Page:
I think yesterday will go down in farm history, in fact I’m tempted to have a plaque engraved and attach it to the wall of hen hospital stating:
‘On this day, 7th August 2013, Baby (age unknown, but definitely older than 12.5 weeks) laid her very first egg’.
Now, I understand if you’re thinking that surely this must be quite a normal occurrence, what with hens being designed to lay eggs and all, but this is BABY we’re talking about. Y’know, Baby the poorly hen? The one that was given to us for free by the hen breeder because she was so weak, deformed and pathetic; an apparent narcoleptic who was being bullied by all the other hens?
This is what she looked like when we first got her back in May:
Yes, she was a pale looking pompom of a thing with no neck to speak of, which of course meant that we instantly fell in love with her. She hung around our front door, sleeping on the doorstep and wouldn’t eat anything we offered her except cucumber, which she nibbled minute portions of. She was separated from the other hens to stop her from being pecked and denied access to food and we gave her lots of love. We honestly didn’t think she’d last the week, but yet she soldiered on.
Eventually, we collared the vet when he came to visit one of the farm horses, and got him to take a look at her. He instantly diagnosed her with an infection, apparently quite common in hens. A week of antibiotics later and she looked more like this:
Still a bit odd looking, but certainly more hen-like. Her appetite improved dramatically too – cucumber remained her favourite though. We began to secretly wonder if she might lay us an egg one day…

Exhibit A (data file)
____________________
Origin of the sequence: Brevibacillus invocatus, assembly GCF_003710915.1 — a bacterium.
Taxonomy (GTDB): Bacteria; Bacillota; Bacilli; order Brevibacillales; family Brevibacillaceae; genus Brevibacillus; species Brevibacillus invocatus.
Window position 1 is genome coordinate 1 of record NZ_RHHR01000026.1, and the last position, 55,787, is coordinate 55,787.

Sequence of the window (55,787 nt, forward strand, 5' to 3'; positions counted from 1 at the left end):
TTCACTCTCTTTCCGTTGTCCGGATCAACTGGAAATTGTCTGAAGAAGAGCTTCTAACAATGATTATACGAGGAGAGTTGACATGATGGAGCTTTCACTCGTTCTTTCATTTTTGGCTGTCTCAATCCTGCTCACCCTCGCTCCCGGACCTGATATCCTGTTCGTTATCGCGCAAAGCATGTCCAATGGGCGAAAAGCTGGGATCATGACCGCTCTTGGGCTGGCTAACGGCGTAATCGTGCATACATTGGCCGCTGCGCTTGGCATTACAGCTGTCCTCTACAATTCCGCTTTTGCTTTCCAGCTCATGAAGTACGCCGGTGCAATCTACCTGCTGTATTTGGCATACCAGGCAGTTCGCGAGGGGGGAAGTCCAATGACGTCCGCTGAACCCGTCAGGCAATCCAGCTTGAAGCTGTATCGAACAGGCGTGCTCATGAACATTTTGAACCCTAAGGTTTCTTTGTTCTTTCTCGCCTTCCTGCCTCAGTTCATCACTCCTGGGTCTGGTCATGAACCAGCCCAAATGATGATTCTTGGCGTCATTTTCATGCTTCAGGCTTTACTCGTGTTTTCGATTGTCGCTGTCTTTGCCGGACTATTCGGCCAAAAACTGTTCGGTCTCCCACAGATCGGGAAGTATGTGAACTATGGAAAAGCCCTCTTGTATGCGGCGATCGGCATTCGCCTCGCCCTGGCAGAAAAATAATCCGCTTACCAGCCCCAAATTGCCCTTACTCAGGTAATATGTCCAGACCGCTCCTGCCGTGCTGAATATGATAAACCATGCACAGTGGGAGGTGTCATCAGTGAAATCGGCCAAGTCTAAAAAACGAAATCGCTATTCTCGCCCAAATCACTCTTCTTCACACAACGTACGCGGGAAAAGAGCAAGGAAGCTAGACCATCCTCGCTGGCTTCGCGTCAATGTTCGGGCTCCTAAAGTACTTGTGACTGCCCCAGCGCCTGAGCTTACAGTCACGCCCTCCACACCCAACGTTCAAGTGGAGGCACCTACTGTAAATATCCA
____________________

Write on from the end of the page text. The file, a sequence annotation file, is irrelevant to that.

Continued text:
The arrival of Norma to hen hospital (another freebie – this time because she had a funny eye, which is now completely healed) was what really turned things around; Baby loved her new friend so much – they’d sleep snuggled together, share cucumber with each other, take dust baths together and wander round the farm side by side. Norma taught Baby all about how to be a ‘normal’ hen – all of a sudden she had a neck out of nowhere, a heap of energy (which she used to start jumping up on computer screens, dishwashers, shoulders – anywhere she could perch really) and a face that was getting pinker in colour by the day.
Despite her improvement, we were still absolutely ecstatic to head down to their little hen shed yesterday to find a corker of an egg laying on the floor under her perch. It’s huge! Normally, hens take a while to perfect egg making – they lay teeny-weeny ones, soft shelled ones or oddly shaped ones – but not Baby! She’d popped out an egg of absolute perfection, like she’d been making them for years!
As if that wasn’t good enough, this morning there was another one waiting in exactly the same spot, just as perfect and just as big! She’s a pro! Now we just need her to learn about using the nesting box instead of the floor, but that’s a minor detail…
Only thing left to decide is how best to cook them to do them justice??
Man I love these hens.